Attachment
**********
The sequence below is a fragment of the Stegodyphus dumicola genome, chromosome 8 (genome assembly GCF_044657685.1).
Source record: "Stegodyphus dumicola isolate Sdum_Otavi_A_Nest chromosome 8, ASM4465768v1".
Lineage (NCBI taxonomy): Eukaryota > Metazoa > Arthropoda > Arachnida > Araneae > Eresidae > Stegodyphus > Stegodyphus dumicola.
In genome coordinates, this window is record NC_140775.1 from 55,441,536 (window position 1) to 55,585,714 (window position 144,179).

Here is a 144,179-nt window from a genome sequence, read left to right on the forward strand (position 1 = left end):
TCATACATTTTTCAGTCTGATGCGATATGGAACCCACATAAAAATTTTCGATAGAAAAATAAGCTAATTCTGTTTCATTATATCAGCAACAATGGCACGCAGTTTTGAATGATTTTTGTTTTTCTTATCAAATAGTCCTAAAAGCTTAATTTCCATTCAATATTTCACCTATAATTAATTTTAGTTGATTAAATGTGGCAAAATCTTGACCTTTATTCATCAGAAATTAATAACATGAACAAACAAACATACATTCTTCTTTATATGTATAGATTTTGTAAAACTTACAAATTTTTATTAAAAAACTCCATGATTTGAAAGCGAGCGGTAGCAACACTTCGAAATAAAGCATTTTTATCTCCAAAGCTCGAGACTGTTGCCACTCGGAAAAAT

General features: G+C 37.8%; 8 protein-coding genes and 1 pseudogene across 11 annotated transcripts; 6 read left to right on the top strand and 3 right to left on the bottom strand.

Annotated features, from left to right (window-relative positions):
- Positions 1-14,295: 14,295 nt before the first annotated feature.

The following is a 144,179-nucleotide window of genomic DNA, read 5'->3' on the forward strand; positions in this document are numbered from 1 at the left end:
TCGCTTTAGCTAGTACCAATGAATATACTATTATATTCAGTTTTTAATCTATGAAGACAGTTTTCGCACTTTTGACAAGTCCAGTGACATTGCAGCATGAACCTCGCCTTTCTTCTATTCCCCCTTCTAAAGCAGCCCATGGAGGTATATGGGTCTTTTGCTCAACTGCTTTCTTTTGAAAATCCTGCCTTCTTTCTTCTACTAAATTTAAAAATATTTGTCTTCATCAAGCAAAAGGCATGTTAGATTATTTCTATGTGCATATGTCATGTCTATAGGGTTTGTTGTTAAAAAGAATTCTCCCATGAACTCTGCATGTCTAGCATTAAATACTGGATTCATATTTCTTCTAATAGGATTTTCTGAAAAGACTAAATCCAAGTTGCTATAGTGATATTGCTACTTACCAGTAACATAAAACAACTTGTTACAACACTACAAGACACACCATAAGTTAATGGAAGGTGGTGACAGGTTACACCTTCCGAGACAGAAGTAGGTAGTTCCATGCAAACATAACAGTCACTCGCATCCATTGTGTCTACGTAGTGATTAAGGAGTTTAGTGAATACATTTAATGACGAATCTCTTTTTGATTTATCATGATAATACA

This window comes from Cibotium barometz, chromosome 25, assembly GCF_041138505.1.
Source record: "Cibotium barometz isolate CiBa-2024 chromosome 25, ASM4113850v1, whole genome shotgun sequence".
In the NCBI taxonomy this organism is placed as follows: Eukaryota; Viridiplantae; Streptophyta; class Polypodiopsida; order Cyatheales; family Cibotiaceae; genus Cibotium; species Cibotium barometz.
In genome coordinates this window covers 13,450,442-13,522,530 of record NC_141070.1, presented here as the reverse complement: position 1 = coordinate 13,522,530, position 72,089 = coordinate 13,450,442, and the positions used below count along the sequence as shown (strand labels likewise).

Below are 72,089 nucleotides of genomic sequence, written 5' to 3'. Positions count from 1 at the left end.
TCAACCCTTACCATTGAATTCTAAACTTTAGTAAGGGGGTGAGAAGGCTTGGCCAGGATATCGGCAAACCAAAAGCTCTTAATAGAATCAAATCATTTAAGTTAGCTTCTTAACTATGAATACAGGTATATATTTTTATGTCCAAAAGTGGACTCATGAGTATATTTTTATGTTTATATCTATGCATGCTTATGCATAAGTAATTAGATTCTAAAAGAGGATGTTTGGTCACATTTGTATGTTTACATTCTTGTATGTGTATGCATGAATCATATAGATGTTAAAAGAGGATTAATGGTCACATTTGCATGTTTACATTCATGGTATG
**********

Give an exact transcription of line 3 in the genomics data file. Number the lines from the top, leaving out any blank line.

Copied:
Lineage (NCBI taxonomy): Eukaryota > Metazoa > Arthropoda > Arachnida > Araneae > Eresidae > Stegodyphus > Stegodyphus dumicola.